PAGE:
Russia Monitor is a review of the most important events related to Russian internal and external security, as well as its foreign policies.
Date: 30 September 2021
Russia vs Ukraine: Where Do “Red Lines” Run?
The idea of NATO membership for Ukraine is the worst-case scenario for Russia that staunchly opposes also the potential broadening of NATO infrastructure on Ukrainian territory. This time the Kremlin is using Alexander Lukashenko to attain its goals. The intention is to send a strong signal to the West that Russia and Belarus would recognize NATO military bases in Ukraine as a casus belli.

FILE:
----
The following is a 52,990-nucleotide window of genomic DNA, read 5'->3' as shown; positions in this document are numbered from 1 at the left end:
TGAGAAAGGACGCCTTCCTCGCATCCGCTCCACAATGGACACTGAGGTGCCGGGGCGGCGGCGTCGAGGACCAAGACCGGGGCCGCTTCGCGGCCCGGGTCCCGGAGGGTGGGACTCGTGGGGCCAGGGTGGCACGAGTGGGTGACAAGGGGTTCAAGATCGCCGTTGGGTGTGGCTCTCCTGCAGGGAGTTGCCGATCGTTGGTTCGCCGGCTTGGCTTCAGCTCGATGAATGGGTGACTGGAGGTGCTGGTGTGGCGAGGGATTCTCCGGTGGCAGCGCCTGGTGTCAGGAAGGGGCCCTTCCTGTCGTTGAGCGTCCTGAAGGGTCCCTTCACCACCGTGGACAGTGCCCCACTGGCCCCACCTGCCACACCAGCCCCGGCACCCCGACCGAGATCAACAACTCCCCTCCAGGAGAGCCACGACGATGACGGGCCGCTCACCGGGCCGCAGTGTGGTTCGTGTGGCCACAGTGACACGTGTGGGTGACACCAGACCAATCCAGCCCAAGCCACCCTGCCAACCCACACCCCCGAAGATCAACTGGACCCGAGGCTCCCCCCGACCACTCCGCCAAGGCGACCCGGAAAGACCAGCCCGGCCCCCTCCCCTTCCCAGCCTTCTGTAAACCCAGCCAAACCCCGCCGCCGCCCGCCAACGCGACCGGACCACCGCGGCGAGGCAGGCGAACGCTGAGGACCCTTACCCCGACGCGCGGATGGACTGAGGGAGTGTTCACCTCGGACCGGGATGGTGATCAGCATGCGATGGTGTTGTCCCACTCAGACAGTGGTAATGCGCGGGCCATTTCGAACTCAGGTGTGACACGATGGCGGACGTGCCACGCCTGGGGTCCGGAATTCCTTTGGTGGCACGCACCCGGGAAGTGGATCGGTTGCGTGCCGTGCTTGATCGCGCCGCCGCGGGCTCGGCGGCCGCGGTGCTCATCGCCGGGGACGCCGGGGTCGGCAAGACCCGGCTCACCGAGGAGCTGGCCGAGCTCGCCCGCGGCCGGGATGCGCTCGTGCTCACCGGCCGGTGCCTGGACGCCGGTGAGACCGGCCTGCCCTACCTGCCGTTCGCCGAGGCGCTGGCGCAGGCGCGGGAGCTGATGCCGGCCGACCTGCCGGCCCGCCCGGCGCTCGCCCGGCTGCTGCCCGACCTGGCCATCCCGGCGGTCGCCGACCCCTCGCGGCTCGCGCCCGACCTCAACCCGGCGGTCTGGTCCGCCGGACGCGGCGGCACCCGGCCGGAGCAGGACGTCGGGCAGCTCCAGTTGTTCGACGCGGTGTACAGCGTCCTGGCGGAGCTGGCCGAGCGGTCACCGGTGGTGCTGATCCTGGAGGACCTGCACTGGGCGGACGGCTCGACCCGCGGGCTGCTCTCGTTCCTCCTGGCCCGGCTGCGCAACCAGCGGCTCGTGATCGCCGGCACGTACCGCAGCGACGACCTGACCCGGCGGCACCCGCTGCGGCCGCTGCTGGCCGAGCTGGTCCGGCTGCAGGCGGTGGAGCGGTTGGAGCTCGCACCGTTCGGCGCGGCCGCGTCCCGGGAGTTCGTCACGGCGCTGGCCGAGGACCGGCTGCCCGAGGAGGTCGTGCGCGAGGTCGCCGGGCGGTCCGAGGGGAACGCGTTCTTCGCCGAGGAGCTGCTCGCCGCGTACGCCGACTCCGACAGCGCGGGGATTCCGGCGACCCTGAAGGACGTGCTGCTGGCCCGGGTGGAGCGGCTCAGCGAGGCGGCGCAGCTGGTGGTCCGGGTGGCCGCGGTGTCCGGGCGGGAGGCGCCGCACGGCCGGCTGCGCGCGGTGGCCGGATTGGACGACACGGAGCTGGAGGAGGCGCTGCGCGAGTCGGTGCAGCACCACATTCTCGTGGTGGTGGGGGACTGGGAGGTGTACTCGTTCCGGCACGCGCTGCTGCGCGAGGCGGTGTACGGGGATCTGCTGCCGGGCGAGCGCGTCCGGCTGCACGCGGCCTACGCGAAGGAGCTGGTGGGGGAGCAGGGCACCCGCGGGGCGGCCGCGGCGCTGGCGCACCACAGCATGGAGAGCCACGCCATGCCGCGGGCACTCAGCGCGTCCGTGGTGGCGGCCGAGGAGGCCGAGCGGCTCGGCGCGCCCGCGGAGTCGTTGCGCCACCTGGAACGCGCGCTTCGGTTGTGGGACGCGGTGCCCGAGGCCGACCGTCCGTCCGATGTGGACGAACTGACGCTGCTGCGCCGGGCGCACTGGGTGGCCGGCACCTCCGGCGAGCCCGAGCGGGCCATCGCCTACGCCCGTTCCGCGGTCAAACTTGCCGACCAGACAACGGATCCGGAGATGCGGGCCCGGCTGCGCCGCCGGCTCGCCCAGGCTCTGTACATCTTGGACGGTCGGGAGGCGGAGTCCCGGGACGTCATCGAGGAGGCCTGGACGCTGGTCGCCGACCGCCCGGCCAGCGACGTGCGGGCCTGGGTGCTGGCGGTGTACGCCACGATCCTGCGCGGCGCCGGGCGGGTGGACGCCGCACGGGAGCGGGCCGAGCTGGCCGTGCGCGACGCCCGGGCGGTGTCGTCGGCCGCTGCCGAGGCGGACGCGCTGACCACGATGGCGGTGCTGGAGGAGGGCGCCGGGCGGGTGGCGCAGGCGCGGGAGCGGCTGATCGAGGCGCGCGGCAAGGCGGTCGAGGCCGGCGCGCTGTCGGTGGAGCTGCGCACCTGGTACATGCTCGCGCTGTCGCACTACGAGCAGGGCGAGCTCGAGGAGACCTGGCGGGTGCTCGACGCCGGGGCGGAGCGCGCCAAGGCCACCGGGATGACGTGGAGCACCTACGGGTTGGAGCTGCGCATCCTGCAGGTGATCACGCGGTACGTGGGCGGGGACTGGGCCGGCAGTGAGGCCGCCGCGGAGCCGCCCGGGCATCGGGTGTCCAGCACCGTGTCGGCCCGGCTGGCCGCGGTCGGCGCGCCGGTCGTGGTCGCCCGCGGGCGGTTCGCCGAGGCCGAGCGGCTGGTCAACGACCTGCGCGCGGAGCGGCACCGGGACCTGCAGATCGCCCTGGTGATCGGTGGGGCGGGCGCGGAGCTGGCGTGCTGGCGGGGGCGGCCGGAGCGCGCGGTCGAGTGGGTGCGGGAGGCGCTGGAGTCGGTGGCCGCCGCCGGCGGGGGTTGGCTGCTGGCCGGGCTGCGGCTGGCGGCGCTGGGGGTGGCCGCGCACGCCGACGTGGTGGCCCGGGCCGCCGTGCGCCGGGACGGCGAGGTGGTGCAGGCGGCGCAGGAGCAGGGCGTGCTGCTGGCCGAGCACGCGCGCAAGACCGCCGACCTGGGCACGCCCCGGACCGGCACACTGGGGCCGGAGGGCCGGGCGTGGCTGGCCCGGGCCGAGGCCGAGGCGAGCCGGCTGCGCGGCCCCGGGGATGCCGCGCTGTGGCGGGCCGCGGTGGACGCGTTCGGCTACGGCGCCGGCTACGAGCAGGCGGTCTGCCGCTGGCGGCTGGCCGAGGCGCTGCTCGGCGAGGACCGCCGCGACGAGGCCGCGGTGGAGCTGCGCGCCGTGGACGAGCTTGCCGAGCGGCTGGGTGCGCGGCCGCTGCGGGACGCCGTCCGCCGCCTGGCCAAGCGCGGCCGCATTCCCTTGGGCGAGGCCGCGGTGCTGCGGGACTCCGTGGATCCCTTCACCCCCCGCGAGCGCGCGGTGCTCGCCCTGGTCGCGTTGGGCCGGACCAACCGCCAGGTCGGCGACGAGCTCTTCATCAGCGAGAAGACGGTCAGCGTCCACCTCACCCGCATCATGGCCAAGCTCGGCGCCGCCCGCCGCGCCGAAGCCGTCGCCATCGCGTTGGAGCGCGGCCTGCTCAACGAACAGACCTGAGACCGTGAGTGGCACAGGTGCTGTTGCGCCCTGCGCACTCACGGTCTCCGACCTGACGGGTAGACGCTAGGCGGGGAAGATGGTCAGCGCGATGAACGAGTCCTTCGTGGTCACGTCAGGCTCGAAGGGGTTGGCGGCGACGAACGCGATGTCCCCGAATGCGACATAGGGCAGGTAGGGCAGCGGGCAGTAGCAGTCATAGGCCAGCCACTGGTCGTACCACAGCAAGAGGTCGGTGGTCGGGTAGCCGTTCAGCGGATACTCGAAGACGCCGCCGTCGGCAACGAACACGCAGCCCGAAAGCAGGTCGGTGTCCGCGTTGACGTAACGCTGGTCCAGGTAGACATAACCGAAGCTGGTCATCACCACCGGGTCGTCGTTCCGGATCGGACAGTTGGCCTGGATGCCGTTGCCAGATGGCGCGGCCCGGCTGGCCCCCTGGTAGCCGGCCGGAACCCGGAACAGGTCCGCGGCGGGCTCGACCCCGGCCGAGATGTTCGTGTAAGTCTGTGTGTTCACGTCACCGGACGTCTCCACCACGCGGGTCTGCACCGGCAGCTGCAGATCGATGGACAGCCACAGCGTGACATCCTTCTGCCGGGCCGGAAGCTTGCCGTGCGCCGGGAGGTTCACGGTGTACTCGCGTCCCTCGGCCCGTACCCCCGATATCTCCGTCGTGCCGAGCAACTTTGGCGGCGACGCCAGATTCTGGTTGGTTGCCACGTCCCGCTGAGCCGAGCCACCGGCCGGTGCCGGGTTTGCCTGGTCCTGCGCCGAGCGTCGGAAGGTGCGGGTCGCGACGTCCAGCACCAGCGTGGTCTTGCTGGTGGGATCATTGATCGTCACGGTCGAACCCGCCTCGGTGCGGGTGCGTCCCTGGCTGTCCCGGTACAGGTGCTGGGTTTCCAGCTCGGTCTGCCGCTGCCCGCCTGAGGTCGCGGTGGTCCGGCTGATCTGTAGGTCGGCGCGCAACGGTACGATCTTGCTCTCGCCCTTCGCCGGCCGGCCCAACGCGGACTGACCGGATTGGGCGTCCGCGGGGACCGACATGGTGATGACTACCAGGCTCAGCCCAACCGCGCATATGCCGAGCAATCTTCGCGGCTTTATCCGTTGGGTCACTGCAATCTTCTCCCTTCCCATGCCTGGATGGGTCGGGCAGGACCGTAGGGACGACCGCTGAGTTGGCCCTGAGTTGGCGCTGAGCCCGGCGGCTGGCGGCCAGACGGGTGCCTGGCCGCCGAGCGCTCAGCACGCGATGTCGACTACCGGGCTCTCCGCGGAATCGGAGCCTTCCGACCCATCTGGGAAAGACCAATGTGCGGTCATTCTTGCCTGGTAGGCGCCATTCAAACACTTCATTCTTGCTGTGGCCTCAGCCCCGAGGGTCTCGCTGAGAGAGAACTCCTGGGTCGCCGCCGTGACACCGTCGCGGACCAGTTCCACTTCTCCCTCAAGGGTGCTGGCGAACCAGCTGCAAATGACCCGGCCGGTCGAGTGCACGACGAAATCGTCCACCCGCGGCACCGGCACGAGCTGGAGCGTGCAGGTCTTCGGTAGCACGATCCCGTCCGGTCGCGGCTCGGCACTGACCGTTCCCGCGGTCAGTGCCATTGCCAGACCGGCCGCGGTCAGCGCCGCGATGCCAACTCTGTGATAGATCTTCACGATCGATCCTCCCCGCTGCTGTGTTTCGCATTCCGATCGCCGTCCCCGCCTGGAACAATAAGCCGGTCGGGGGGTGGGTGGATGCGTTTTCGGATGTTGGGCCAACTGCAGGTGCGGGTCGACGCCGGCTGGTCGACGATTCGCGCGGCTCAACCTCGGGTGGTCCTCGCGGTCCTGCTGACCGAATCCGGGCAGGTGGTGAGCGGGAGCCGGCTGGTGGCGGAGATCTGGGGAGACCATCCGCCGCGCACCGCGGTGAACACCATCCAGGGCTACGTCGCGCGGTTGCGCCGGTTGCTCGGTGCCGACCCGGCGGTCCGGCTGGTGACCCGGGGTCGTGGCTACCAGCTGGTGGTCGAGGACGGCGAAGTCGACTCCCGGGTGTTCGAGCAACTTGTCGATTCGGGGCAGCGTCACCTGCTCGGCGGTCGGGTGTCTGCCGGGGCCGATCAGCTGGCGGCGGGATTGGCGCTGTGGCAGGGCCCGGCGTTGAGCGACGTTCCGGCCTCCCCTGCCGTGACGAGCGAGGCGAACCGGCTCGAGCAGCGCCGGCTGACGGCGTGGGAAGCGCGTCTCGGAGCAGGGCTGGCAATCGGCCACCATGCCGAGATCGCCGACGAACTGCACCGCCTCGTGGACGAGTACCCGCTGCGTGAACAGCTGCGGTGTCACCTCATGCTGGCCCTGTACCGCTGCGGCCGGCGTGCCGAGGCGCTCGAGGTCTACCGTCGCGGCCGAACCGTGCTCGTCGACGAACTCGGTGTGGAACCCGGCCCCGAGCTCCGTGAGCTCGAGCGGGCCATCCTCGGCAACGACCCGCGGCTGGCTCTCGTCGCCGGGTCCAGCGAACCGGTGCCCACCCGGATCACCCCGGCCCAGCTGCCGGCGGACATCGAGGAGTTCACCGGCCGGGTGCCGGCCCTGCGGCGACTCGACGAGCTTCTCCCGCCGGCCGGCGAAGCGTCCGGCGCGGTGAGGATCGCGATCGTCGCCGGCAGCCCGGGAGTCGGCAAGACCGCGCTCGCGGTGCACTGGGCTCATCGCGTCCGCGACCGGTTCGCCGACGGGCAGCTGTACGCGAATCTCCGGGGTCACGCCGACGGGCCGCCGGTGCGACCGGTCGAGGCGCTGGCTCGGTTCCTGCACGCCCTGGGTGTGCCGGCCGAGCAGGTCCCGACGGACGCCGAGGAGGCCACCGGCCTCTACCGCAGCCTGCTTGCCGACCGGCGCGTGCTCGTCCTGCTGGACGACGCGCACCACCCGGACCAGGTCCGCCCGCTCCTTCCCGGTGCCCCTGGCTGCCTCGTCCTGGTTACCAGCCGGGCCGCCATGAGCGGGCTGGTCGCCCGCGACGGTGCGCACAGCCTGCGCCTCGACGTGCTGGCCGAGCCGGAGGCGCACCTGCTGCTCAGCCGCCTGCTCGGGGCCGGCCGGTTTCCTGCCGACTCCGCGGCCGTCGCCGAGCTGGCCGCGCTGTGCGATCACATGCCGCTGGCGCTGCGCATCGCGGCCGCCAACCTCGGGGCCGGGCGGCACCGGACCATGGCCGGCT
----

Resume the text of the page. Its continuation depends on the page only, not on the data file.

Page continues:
The United States is actually creating NATO bases in Ukraine “under the guise of training centers”, Belarusian President Alexander Lukashenko said on September 27. The Kremlin spokesman commented on the matter on the same day. Dmitry Peskov said that the broadening of NATO infrastructure on the territory of Ukraine “would cross red lines,” prompting Russia and Belarus to “ensure the security of the two of our states.” Ukrainian Foreign Minister Dmytro Kuleba sharply rejected the notion of a Russian “red line” outside of its own borders. “Putin’s ‘red lines’ are limited to Russia’s borders,” he tweeted. “On our side of the Ukrainian-Russian border, we can figure out ourselves what to do in the interests of the Ukrainian people, as well as Ukraine’s and Europe’s security.” If anyone is moving these “red lines” in the region, it must be Russia. “We are concerned about the risks of the possible deployment of uranium enrichment facilities, the production of dual-use materials, and the use of nuclear-related technologies,” Ukraine said at a UN meeting. Back in August, Kuleba said Russian intentions to deploy nuclear weapons in Crimea posed a threat to the world. In late September, the mandate of international observers from the Organization for Security and Cooperation in Europe (OSCE) expired, making them unable to monitor two border crossing points on Ukraine’s border with Russia inside the separatist-controlled regions. This is where rain links between Russia and the “people’s republics” run. Now it will be more difficult to monitor whether Russia is sending military hardware to separatists. Commander of the Joint Forces of the Ukrainian Armed Forces, Lieutenant General Serhiy Nayev said that as no observers would be at the border, there could be more weapons supplies to rebel fighters. Possibly Moscow will seek to curb the powers of the OSCE mission in Donbas.
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